Jones compares real-world and sim Supercar

Jones on his simulator pic: Macauley Jones Facebook

Macauley Jones has explained the similarities and differences between his real-world Supercar and the simulated version he’ll race in the new All Stars Eseries.

In his latest behind-the-scenes newsletter, Jones explained how Supercars finds itself in a unique position.

Jones noted that unlike other sports such as football and rugby, Supercars can simulate its racing with a high level of realism.

The Brad Jones Racing driver will be part of a full cast of 25 drivers to contest the iRacing-based competition, which begins on April 8.

“I’ve had the sim up and running for a few days and have noticed some things with the style of driving or feeling differences,” said Jones.

“The simulator has a cold tyre function, so when you change tyres or start a session it takes a lap or two to get up to temp and pressure.

“I find it pretty tough to feel this on the sim compared to the race car you sense the grip directly.

“Because with a race car you have tyre movement, suspension travel and bump feedback you get direct feedback.

“For example, you hit the brake and the front dives down and weight is shifted forward, in the sim you can see this happening but without the motion like that of a car.”

Jones noted a lack of relatively tactile feel through the apparatus compared to that of the real race car.

“Not being able to feel the car makes it challenging to know when to get off the brake, or when to continue braking into the corner, or when to shift weight to balance the car,” he said.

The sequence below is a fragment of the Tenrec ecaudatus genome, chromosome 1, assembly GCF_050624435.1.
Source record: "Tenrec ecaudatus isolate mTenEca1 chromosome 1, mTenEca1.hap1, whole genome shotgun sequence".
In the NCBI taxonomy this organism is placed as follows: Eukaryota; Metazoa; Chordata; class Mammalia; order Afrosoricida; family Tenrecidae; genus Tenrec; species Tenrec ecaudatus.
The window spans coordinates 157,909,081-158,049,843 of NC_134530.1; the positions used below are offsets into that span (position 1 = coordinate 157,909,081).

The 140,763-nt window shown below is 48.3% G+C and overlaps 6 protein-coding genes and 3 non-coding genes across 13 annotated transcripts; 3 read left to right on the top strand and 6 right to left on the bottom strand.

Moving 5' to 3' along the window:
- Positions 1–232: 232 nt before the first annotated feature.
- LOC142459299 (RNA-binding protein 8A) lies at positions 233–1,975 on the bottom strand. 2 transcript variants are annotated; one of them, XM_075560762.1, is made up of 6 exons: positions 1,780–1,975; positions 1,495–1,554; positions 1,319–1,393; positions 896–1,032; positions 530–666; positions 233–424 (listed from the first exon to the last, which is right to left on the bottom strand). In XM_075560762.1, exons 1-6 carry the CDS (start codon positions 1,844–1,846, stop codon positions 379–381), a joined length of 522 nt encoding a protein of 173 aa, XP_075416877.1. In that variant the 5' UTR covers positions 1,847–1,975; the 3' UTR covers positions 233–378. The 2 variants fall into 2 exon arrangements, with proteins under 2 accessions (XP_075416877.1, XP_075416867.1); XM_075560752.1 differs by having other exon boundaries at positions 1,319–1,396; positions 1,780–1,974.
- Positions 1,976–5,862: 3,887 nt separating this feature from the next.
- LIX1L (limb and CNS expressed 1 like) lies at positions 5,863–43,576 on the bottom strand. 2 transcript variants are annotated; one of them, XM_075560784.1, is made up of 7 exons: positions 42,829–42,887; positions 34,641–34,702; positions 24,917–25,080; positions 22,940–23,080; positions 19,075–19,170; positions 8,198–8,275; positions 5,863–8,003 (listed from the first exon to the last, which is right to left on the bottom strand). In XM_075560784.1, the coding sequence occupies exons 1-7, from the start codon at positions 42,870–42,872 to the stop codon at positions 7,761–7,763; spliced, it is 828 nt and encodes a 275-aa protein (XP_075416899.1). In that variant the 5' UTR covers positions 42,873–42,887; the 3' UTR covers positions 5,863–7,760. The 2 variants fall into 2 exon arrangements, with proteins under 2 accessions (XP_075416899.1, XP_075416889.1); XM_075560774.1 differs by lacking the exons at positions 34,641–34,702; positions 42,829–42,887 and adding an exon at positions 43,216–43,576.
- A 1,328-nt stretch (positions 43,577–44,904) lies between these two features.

“Some cool things are the track progresses as the session goes on with more rubber from cars going down, and the weather changing affects the car speed quite significantly also.”

Jones said he’s still new to sim racing but is looking forward to the challenge. Part of getting used to the simulated experience will be figuring out spacial awareness and positioning of his virtual car.

“I am yet to do a race online as of yet and I expect it to be a little bit strange to know the limits of passing and car positioning with trying to know the track limits on the computer screens,” he said.

“One of the biggest points to note is the fear factor in racing. I find this much less on the sim due to being able to reset and start over.

“Committing to braking later is less pressure, if you lock a brake there’s no flat-spotted tyre, or even having a set amount of tyres allocated.”

The Supercars All Stars Eseries is set to start on April 8 and will be broadcast on Foxtel and Kayo as well as free-to-air on Supercars’ online streaming platforms.

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